The globetrotting comics-journalist Guy DeLisle stopped by Magers & Quinn Booksellers on Tuesday, May 1 2012 to share some of his life expeirences, provide insight into his drawing process, and to promote his new book Jerusalem: Chronicles of the Holy City (Drawn & Quarterly).
How does an author read from a graphic novel? Do they describe the image in words, or does an audience member need to have a copy of the book to follow along? Also, what if the author writes in French, as Delisle does? Though some of his work has been translated into as many as twelve different languages (and Drawn & Quarterly’s new edition of Jerusalem is in English), most of the work Delisle discussed included dialogue penned in French. Fortunately, he’d developed a format that overcame both of these obstacles, and Delisle turned in one of the more charming, entertaining, and impressive readings I’ve attended.
Using a multimedia layout, Guy Delisle (pronounced, adorably, “Gee De-Lee”) didn’t read an excerpt from the book, as readers typically will. Instead, he gave a decades-spanning recount of how he became the specific artist he is today: from his beginnings as an animator, which required him to travel all over the world for short-term contracts, to his daily habit of sketching notes, which developed into the autobiographical travelogues eventually published by L’Association in Quebec, such as Shenzen, Pyongyang, and Chroniques Birmanes. For each of these publications, Delisle showed slides of sketches and final images from the books, discussing his experience of drawing them, and focusing their biographical significance rather than the narrative within the book.
The question of biography vs. journalism was a prominent theme of his talk. As he explained, “For journalists, when there is an explosion, they go there to write because this is the hot story. For me, when there is an explosion, I don’t go there!” He is a visitor to these places, and his work simply describes the experience of being a foreigner in a new place—more specifically, it describes the experience of being a Canadian-born, French-speaking, infant-toting, comics-authoring foreigner consciously creating a travelogue about the place he is visiting. One panel from Jerusalem is a drawing of his own hand holding a sketchbook on which the illustrated version of himself considers a half-finished image. His work is by no means objective: it is a lesson in subjectivity.
The reading was set up in Magers & Quinn‘s smaller location, tucked between the poetry and popular fiction sections. Were it not for the space needed by the projector screen, the audience was large enough that it would have justified use of the room’s main space, where larger audiences have a better chance of finding a sight-line. The bookstore is one of the Twin Cities’s most consistent and valuable venues for readings, but it has been my experience that their events are often hindered by the lack of a devoted reading space. This one was no different, as people had to line up between aisles and crane their necks to see.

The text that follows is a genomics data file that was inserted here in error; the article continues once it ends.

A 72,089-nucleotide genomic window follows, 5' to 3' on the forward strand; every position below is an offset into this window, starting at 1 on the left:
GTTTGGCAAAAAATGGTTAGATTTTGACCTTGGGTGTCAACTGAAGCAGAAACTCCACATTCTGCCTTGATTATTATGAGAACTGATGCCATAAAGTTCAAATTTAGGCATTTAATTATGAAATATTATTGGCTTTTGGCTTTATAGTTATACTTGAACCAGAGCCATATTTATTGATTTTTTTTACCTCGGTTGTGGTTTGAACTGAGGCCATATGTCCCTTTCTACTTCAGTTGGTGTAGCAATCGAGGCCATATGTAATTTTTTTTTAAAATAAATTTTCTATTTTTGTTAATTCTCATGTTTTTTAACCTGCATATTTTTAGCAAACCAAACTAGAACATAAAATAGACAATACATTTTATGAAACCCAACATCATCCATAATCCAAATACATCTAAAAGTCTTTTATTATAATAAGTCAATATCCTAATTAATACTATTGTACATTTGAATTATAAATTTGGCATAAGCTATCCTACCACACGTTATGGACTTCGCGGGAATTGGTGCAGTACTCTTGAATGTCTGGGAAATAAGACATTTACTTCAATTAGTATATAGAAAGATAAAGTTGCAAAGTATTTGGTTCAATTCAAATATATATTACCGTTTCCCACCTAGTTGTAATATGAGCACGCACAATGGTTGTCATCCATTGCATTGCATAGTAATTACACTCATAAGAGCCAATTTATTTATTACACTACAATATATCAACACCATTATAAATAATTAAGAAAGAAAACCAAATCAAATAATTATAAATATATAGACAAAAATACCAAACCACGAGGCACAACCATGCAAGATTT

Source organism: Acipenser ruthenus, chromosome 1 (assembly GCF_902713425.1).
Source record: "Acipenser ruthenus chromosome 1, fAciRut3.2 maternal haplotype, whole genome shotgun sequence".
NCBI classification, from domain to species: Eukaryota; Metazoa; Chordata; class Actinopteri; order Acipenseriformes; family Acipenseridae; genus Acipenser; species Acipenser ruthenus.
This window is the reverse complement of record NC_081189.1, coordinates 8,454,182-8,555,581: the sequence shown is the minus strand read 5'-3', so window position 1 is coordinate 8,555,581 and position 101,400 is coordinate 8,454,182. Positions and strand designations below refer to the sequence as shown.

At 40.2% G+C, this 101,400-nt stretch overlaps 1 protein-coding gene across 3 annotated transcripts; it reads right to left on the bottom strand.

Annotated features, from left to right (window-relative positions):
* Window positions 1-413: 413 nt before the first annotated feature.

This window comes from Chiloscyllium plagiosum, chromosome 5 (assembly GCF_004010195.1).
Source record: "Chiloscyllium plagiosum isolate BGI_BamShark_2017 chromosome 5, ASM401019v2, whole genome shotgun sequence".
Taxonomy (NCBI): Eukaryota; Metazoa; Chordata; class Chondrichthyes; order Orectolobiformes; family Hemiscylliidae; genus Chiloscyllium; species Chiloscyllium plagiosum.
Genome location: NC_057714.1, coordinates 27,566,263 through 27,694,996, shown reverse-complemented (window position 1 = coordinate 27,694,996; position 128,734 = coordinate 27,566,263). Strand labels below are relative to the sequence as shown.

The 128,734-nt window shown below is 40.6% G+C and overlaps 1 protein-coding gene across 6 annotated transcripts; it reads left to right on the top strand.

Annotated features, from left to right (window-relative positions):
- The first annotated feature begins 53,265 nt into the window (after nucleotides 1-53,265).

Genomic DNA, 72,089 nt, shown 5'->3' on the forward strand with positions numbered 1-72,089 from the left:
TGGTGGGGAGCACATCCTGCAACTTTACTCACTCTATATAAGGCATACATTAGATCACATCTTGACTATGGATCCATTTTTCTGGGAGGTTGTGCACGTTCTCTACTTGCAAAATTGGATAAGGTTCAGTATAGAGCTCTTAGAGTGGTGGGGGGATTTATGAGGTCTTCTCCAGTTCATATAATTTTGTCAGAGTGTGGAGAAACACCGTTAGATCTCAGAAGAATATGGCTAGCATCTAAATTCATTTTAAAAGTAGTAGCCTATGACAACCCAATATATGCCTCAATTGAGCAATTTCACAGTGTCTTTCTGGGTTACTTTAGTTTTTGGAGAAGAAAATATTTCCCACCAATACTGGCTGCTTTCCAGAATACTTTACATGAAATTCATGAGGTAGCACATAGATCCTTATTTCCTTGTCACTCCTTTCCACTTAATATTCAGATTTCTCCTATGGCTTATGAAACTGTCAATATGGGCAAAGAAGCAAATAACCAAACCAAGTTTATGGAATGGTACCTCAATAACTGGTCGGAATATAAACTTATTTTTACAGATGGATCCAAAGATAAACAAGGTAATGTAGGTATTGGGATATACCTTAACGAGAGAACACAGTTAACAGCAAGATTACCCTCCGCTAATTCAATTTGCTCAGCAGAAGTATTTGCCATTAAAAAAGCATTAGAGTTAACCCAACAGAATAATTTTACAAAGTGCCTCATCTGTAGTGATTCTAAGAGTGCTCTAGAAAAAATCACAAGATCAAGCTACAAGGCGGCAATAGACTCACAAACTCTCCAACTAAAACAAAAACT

Delisle’s talk lasted about 45 minutes, during which the capacity crowd sat attentively, responding to his charming humor and rapt by his French accent. (“I am from Quebec but I am more French,” he explained. ”I have the French accent now. When I go home, they explain to me what is maple syrup.”) As an artist, his work is intriguing, but as a person, his life is fascinating: in that 45 minutes he casually mentioned living and/or working in Canada, France, Germany, China, Vietnam, North Korea, Burma, Ethiopia, Rio De Janeiro, and, of course, Jerusalem. Though, he did admit he might be slowing down as far as travel goes. ”Jerusalem will be my last book of this sort,” he declared in the Q+A session. ”The kids are too big now, and I want to do something new. Four books like this, it’s the same themes… culture differences, politics, the children, humanitarian work.” Next, Delisle plans to turn his attention homeward, both in the sense that he’s working on a project about his relationship with his son, as well as in the sense that he’s looking forward to getting back to Quebec, to seeing his home city as an outsider. Maple syrup, anyone?
For a nice little video of Delisle’s method, check out this video. Were you at this event? Have a different take on this event? Chime in on the comments below! Be sure to check the schedule to the right and the Twin Cities Literary Calendar and be at the next LitSeen attended event. See you around!